I started the stock pot at noon and added a bunch of aromatics. Now, I don't use ALL my kitchen scraps in my stock like she did. But I do use whatever I have available. Always carrot and onion, occasionally celery if I have it on hand, sometimes garlic, and even bell pepper. Some dried mushrooms are wonderful as well if you have them. I let the stock simmer for three hours, before straining out some for the vegetable beef soup. I let the rest of the stock simmered away while we ate dinner, adding more water as it boiled out. Then, just as my grandmother did, when the kids were in bed and the house was quiet, I strained it slowly and poured it in storage containers. Then, I put them in the refrigerator to chill overnight. In the morning I will skim off all the fat, which will congeal on the top, and freeze them. I see many amazing soups in our future.
P.S. I need your help deciding on a name for this blog! Please tell me what you think.
Basic Beef Stock
*The quantities of ingredients are approximate and will vary depending on what you have on hand. This is how I made this particular batch.
12 - 14 cups filtered water
1 - 3 soup bones (raw or roasted at 375 F for 20 - 30 minutes until brown)
1 large onion, cut into wedges
4 - 5 large, organic carrots cut into 2 inch chunks
2 - 3 cloves of garlic, peeled and smashed
1 - 2 large, fragrant bay leaves
2 tsp salt
2 tsp honey
whatever else you have left over and want to throw in there
Bring it all to a boil, and simmer, covered for 3 - 6 hours adding extra water if needed. If making a soup immediately, remove the bones to cool. Then pull off all the meat and save for or add to the soup. Strain through a sieve lined with a cheesecloth and pour into freezer proof containers. Refrigerate over night. In the morning skim off all the congealed fat from the top and freeze.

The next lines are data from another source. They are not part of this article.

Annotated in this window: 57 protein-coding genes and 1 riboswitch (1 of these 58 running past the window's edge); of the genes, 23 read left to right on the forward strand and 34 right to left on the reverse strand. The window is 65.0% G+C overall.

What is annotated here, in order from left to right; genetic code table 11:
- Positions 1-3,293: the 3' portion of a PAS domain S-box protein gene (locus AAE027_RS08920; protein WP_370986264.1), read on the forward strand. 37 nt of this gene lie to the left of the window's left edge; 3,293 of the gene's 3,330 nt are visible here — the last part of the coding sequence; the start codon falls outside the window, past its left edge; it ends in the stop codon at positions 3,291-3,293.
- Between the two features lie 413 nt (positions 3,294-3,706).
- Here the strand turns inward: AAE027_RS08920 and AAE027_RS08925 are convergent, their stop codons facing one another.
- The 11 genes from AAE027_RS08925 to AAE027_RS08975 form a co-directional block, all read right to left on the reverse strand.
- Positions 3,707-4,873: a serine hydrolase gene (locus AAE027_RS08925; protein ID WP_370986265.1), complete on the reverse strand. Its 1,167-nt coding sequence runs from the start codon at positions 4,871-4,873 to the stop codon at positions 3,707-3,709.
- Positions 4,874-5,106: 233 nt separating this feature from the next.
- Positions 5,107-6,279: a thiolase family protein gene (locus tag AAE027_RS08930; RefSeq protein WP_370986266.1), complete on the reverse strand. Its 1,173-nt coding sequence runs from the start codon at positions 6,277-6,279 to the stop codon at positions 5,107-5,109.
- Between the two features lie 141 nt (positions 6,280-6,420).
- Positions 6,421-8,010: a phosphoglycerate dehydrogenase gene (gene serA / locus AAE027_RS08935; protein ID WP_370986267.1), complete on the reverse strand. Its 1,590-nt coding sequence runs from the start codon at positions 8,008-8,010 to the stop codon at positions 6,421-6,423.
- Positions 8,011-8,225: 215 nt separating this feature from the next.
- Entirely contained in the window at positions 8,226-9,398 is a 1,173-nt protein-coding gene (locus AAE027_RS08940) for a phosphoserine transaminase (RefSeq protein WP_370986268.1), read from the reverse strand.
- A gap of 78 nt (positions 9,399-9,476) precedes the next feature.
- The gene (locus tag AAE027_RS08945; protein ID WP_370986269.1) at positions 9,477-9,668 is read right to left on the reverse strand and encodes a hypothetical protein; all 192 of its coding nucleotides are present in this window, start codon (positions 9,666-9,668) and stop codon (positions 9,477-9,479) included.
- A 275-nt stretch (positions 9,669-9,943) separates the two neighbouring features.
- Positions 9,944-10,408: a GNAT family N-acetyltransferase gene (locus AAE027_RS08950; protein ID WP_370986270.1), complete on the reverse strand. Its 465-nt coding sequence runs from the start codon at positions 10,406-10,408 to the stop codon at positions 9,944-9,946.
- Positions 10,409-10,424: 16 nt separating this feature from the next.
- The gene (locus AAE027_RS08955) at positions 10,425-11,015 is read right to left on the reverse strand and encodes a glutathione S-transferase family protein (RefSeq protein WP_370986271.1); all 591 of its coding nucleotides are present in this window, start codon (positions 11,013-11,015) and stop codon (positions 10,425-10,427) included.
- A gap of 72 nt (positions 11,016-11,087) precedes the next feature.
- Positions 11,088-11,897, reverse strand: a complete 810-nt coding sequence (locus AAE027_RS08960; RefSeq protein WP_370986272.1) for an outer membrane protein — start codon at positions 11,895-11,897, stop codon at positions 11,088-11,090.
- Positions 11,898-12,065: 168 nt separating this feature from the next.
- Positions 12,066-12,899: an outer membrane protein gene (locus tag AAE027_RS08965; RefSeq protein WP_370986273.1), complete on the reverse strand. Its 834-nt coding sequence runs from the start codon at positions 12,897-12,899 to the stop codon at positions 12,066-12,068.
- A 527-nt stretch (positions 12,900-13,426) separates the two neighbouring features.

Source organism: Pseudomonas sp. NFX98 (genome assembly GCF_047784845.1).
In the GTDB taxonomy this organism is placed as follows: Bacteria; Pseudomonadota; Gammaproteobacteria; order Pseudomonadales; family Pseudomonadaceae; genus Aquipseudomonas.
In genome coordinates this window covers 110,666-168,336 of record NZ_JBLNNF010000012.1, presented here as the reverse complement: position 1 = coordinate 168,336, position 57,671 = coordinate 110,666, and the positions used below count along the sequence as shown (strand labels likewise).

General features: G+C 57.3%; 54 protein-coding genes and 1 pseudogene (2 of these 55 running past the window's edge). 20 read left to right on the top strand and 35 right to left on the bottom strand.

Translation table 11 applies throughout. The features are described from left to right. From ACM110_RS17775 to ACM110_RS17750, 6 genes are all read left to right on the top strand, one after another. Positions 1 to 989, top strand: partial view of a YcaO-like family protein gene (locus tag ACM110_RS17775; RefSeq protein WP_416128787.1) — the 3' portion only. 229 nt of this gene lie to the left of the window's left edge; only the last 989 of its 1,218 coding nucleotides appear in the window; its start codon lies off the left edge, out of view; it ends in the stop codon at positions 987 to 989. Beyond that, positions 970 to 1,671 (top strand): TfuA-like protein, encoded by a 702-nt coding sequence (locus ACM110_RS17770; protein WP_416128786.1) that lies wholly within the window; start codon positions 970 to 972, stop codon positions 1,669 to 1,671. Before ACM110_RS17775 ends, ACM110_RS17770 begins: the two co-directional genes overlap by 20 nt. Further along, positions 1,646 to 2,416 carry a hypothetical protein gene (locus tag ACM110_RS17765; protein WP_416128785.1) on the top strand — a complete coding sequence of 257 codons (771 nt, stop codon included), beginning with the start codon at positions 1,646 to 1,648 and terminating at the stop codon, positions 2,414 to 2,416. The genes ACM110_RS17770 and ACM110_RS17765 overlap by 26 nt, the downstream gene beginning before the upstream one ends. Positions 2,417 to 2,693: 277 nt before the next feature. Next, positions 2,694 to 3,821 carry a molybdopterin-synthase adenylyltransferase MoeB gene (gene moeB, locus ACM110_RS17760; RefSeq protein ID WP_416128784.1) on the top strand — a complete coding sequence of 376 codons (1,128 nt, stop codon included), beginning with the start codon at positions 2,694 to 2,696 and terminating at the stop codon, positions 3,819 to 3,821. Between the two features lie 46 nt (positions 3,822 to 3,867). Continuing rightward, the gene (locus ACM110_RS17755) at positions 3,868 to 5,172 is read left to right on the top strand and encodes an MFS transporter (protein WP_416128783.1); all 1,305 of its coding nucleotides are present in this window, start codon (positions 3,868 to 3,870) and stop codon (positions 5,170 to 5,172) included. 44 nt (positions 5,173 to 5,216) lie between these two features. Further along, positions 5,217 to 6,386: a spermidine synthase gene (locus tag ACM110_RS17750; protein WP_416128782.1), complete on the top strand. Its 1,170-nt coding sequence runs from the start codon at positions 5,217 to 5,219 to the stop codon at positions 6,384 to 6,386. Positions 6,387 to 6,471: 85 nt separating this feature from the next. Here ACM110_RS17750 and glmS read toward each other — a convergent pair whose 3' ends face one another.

Hearty Vegetable, Rice, and Beef Soup
7 cups homemade, strained beef broth
1 14.5 oz can organic, diced tomatoes
1/3 cup dried split peas, washed
1/2 cup long grain brown rice
4 large organic carrots, peeled and diced
1 cup fresh or frozen cut green beans
1 cup frozen corn
meat pulled from the cooked soup bones
1/3 cup ditalini or other small pasta
salt and pepper to taste
Bring the stock and tomatoes to a boil in a large pot. Add the split peas and rice and simmer for 1 hour. At this point, if your soup bones are still simmering in the stock pot pull them out to cool. Add the carrots, green beans, and corn to the soup. When the meat is cool enough to pull off the bone (it should fall off very easily) add it to the soup as well. Simmer another 25 to 30 minutes. Add the pasta and taste. Adjust the seasoning and cook 10 minutes longer. Makes 4 - 6 servings.
shared with: sunday night soup night, mangia mondays, monday maina, hearth and soul, real food wednesdays, fight back fridays